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  • 1
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    Unknown
    Copenhagen: University of Copenhagen, Economic Policy Research Unit (EPRU)
    Publication Date: 2018-06-28
    Description: Empirical evidence seems to indicate that economic growth since 1965 has varied inversely with natural resource abundance across countries. This paper proposes a linkage between abundant natural resources and economic growth, through saving and investment. When the share of output that accrues to the owners of natural resources rises, the demand for capital falls leading to lower real interest rates and less rapid growth. However, institutional reforms paving the way to a more efficient allocation of capital may enhance the quantity as well as the quality of new investment and sustain growth. Empirical evidence from 85 countries from 1965 to 1998 suggests that abundant natural capital may on average crowd out physical capital thereby inhibiting economic growth. The results also suggest that abundant natural resources may hurt saving and investment indirectly by slowing down the development of the financial system. However, high growth rates in a handful of formerly resource-dependent economies seem to indicate that economic and structural reforms can overcome any adverse effect of natural resources on economic growth.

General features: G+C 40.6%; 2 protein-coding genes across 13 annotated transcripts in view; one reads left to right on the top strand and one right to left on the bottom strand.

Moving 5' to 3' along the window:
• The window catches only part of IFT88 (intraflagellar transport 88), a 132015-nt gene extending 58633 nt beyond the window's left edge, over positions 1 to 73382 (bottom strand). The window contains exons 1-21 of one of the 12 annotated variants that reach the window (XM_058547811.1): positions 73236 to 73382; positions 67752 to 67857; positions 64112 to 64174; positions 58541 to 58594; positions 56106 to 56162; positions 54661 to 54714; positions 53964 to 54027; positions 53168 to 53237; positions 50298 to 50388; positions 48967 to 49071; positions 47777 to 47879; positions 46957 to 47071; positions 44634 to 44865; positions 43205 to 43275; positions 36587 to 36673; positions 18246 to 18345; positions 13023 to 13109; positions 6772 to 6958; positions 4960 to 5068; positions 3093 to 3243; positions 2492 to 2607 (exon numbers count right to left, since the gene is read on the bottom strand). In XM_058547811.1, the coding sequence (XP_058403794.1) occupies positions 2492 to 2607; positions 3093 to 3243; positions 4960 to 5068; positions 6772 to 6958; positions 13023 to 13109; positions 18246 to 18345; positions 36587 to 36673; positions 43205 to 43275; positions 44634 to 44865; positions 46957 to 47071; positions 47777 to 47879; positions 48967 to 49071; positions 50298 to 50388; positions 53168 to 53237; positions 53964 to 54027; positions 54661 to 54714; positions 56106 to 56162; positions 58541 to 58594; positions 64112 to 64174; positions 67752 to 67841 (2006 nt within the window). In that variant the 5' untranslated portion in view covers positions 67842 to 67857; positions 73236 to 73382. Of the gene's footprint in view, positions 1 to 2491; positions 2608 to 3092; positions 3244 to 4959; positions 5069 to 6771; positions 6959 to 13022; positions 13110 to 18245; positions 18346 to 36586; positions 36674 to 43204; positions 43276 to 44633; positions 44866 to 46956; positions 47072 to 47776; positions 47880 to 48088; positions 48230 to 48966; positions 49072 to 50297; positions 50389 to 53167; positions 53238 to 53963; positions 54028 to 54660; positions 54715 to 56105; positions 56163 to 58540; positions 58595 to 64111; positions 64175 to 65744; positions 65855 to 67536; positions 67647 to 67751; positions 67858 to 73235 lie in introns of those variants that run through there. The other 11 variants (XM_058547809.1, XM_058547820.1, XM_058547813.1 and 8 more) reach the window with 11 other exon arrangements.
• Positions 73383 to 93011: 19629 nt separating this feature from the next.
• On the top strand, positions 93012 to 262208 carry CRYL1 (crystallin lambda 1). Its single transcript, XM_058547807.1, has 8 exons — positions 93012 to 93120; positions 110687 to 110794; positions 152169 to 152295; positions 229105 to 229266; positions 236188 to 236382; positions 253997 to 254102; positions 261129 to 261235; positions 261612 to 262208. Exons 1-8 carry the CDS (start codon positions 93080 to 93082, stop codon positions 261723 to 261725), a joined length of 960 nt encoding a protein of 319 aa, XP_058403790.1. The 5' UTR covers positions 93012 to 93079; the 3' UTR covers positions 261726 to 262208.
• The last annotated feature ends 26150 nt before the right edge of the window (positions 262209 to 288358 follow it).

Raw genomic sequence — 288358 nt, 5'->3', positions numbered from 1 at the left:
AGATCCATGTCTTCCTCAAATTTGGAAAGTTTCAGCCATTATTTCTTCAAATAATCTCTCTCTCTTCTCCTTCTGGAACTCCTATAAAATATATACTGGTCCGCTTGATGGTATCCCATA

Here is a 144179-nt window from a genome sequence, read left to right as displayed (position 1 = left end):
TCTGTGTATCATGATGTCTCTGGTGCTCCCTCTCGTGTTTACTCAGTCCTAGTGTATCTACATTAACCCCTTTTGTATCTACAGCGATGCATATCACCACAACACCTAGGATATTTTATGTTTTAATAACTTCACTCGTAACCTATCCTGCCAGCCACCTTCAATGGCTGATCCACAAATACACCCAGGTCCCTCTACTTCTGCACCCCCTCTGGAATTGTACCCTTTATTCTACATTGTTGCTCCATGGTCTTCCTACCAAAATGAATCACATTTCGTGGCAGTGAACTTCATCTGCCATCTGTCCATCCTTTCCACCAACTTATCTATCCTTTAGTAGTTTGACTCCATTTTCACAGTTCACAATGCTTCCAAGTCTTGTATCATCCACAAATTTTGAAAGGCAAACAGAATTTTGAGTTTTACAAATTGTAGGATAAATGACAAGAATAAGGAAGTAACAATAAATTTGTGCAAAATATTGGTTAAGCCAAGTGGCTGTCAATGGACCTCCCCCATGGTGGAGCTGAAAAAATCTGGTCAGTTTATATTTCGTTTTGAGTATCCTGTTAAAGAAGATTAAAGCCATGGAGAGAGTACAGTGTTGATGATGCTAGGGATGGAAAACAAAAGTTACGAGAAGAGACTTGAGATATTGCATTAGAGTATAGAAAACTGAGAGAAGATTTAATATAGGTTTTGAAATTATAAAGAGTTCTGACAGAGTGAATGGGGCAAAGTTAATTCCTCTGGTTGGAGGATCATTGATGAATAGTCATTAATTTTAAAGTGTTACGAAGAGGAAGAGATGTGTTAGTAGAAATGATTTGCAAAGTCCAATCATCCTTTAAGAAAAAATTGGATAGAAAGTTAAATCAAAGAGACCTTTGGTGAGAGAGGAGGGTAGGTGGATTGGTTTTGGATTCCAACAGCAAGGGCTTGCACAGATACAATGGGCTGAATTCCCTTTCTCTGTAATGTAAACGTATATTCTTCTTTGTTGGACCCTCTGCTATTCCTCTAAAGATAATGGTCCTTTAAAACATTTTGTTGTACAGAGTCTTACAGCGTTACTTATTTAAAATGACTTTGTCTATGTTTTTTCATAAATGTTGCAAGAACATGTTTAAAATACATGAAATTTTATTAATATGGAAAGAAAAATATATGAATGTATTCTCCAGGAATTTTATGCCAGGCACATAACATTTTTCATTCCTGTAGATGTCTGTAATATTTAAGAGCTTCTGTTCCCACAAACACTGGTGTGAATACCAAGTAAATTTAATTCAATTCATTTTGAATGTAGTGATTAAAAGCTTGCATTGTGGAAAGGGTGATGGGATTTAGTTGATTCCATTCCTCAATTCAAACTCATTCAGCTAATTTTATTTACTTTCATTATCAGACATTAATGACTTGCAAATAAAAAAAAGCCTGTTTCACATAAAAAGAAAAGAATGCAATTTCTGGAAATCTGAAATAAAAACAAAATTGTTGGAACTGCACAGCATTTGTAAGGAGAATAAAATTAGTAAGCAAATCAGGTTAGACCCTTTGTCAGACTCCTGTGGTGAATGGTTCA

Keywords: ddc:330
    Repository Name: EconStor: OA server of the German National Library of Economics - Leibniz Information Centre for Economics
    Language: English
    Type: doc-type:workingPaper
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  • 2
    Electronic Resource
    Electronic Resource
    Oxford, UK : Blackwell Publishing Ltd
    Kyklos 35 (1982), S. 0 
    ISSN: 1467-6435
    Source: Blackwell Publishing Journal Backfiles 1879-2005
    Topics: Sociology , Economics
    Notes: This paper is intended to highlight the role of cost increases in the inflation process. In the course of the analysis a distinction is made between three different types of cost inflation: (i) exogenous cost impulses; (ii) competing income claims, both by way of bargaining in markets and by competition in the political arena; and (iii) attempts to preserve the purchasing power of income. Each category is discussed in some detail. The paper also discusses alternative methods of fighting cost inflation, including some issues pertaining to cost-accommodating demand management and incomes policy.
    Type of Medium: Electronic Resource
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